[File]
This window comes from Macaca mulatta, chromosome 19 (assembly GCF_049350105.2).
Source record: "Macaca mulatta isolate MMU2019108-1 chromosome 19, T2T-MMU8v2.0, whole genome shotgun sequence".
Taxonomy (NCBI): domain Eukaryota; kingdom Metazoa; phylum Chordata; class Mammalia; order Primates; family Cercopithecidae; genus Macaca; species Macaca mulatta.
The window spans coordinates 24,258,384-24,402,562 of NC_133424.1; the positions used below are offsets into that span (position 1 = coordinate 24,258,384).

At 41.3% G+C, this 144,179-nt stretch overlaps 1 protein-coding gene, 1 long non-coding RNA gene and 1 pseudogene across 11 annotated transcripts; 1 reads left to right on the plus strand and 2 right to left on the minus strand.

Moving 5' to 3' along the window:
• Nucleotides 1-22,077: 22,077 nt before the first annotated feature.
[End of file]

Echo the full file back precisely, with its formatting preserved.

This window comes from Macaca mulatta, chromosome 19 (assembly GCF_049350105.2).
Source record: "Macaca mulatta isolate MMU2019108-1 chromosome 19, T2T-MMU8v2.0, whole genome shotgun sequence".
Taxonomy (NCBI): domain Eukaryota; kingdom Metazoa; phylum Chordata; class Mammalia; order Primates; family Cercopithecidae; genus Macaca; species Macaca mulatta.
The window spans coordinates 24,258,384-24,402,562 of NC_133424.1; the positions used below are offsets into that span (position 1 = coordinate 24,258,384).

At 41.3% G+C, this 144,179-nt stretch overlaps 1 protein-coding gene, 1 long non-coding RNA gene and 1 pseudogene across 11 annotated transcripts; 1 reads left to right on the plus strand and 2 right to left on the minus strand.

Moving 5' to 3' along the window:
• Nucleotides 1-22,077: 22,077 nt before the first annotated feature.